During meetings last week with NFL owners in Phoenix, the Dolphins shared a confidential report on their ongoing negotiations with Miami-Dade Mayor Carlos Gimenez to bring the issue to a countywide vote, according to an NFL source. The source said the Dolphins revealed they have offered to use private dollars to fund $225? million in construction costs for a renovation now estimated at $389? million, less than the $400 ?million figure that was the most commonly used estimate for the deal…
And the Dolphins have offered to go one step further and repay Miami-Dade for the $120?million the county would be expected to put into the renovation, the NFL source said.
Wow, really? If the Dolphins would reimburse the county for its contribution, that’s potentially a huge deal. Depending on what the repayment terms are like, of course—
Under those terms, the Dolphins would repay the county $120?million in 2043, after the end of a 30-year deal covered by the agreement. The terms do not include an adjustment for inflation, and would not return to Miami-Dade any of the interest expense the county would incur to repay $120 million in bonds borrowed using the revenue created by the higher hotel tax.
Okay, not such a huge deal, then. What the Dolphins are proposing is to turn the $120 million public subsidy into a $120 million 30-year interest-free loan — and given the value of $120 million in 2043, that’s almost as much of a subsidy as if the team didn’t repay it at all. Look at it this way: If Ross could expect to earn 5% annually on an investment, how much would he have to put away buy lorazepam india today in order to end up with $120 million in 2043? Get out the calculator, remember how to do exponentials, and … looks like around $28 million.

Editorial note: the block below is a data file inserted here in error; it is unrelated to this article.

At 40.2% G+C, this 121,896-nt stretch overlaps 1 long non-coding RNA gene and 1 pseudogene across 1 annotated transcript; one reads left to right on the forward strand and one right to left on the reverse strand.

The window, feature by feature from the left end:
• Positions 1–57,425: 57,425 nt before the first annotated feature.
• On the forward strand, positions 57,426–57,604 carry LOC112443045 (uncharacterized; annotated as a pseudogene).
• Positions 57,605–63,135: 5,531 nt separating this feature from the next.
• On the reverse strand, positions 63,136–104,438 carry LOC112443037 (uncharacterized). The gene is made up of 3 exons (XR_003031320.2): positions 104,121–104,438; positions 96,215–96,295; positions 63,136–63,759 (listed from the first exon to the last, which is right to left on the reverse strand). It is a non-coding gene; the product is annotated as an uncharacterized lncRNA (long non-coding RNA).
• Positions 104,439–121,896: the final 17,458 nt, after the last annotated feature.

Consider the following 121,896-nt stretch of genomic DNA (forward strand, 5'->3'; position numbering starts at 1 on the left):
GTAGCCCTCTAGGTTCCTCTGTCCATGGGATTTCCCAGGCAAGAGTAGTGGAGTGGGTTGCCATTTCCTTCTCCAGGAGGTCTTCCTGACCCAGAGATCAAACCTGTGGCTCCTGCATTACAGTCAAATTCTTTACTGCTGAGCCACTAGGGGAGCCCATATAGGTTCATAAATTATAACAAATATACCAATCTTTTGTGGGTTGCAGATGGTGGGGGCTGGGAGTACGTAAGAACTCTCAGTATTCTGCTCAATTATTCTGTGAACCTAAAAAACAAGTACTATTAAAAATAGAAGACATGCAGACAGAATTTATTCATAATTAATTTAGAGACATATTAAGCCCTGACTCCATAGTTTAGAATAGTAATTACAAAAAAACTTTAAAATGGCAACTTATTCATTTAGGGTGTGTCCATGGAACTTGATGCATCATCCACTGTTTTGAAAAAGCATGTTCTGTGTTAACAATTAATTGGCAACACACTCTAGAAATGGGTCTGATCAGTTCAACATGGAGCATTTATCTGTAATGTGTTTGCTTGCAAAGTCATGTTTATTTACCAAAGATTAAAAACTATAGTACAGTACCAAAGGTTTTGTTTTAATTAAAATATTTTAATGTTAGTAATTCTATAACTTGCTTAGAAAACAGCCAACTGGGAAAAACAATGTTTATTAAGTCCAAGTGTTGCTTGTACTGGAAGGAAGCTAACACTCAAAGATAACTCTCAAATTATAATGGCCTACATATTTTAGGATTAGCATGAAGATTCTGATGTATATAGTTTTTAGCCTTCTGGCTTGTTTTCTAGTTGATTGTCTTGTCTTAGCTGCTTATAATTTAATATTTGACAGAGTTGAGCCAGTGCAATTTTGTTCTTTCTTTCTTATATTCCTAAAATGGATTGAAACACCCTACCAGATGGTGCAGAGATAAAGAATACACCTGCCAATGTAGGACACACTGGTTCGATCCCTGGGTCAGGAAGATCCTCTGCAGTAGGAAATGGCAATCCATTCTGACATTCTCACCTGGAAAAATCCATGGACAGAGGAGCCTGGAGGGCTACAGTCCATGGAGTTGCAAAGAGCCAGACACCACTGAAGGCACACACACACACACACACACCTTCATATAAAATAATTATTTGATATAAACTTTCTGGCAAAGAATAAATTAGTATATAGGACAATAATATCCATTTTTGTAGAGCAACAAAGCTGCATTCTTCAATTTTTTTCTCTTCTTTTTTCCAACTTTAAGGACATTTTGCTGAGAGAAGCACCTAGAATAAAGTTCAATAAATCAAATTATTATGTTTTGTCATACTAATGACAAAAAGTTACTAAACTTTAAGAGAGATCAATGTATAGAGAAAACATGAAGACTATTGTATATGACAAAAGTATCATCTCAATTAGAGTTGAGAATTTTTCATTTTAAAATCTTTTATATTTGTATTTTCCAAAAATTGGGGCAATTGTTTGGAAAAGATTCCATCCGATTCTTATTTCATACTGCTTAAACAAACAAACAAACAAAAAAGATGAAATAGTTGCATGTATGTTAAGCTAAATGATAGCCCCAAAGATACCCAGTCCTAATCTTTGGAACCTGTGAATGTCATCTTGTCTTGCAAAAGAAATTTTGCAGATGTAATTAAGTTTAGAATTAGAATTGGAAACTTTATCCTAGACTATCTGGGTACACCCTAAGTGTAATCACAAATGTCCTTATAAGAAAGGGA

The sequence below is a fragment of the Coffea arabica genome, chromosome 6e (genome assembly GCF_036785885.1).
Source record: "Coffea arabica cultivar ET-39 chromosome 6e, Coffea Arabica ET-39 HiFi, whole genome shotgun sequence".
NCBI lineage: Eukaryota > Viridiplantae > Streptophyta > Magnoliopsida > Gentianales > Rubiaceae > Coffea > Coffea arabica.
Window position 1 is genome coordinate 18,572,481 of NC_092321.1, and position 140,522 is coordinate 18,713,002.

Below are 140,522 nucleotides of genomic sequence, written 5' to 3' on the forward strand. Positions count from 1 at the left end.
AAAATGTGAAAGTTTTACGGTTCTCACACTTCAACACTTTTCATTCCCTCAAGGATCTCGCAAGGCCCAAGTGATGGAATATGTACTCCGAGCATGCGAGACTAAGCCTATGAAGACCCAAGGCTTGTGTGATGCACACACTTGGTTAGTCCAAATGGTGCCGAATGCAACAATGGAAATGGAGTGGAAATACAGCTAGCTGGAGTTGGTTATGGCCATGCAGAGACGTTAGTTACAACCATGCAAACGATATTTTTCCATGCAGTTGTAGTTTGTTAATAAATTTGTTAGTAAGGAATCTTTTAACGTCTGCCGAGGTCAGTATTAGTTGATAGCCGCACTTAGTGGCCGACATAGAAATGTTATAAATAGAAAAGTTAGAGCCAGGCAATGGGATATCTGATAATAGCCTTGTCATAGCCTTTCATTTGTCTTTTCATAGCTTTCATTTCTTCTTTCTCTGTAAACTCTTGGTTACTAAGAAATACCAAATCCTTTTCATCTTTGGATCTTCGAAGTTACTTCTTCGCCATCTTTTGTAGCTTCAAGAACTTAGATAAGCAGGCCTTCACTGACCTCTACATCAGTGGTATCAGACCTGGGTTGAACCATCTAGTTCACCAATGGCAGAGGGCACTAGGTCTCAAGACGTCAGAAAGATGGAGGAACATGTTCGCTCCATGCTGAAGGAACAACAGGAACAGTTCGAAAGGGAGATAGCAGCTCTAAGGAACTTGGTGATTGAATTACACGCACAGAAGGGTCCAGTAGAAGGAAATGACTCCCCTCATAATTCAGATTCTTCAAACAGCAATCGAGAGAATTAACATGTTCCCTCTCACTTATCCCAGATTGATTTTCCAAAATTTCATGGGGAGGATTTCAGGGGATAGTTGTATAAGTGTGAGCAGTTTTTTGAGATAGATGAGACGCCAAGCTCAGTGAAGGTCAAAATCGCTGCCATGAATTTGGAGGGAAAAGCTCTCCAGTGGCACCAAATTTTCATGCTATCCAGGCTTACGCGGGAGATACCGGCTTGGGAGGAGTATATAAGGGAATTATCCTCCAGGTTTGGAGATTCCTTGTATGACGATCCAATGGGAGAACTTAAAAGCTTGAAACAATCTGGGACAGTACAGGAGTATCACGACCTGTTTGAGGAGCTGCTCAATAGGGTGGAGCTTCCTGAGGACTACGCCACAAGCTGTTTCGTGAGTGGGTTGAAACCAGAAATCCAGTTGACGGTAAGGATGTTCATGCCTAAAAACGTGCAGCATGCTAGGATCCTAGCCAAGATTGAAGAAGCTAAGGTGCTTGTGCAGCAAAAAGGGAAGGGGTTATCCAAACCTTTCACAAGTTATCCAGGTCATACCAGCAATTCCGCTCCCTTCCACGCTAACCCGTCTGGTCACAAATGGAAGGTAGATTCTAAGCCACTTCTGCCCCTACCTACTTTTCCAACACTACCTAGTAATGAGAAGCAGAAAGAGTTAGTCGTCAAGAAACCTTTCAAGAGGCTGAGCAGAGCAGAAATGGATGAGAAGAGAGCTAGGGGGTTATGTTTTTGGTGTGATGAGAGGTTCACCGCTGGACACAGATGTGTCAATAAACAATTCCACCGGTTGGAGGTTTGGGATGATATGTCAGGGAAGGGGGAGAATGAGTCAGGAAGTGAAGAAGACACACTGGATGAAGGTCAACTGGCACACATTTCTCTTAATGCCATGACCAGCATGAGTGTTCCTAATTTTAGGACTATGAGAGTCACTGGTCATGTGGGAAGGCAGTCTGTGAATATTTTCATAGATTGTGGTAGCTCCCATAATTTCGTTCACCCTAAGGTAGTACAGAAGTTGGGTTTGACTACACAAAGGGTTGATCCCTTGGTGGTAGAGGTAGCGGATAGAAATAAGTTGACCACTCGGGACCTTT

(This is, incidentally, exactly what economists do when they talk about future money having a present value of $28 million at a 5% discount rate. Learned you something there!)
So, Ross is offering to give back something that’s worth around $28 million, in exchange for getting $120 million up front from the county. They’ve also (if you believe this NFL source) trimmed their total subsidy demand from $200 million to $164 million, so take away the $28 million from the future value of that 2034 repayment, and … let’s see, where’s that calculator again … you’re left with $136 million that the Dolphins want the public to pay for no damn good reason.
(Oh, and they’ve promised not to accept any county money at all if the stadium renovation plan moves ahead and the NFL doesn’t grant Miami one of the next two Super Bowls to be decided, which is a risk of exactly zero since it’s absolutely certain that the NFL will give Miami a Super Bowl if it agrees to stadium renovation subsidies. And in all likelihood even if it doesn’t agree to stadium renovation subsidies.)
Still, it’s a concession, and that’s something. Though, come to think of it, the hotel tax hike and sales tax rebate that the Dolphins are asking for would apparently remain the same size, even though the stated public share of renovation costs would go down. So you don’t think that Ross would be looking at collecting the same amount of money (less the 2043 repayment), but calling part of it something other than renovation costs … nah, that could never happen.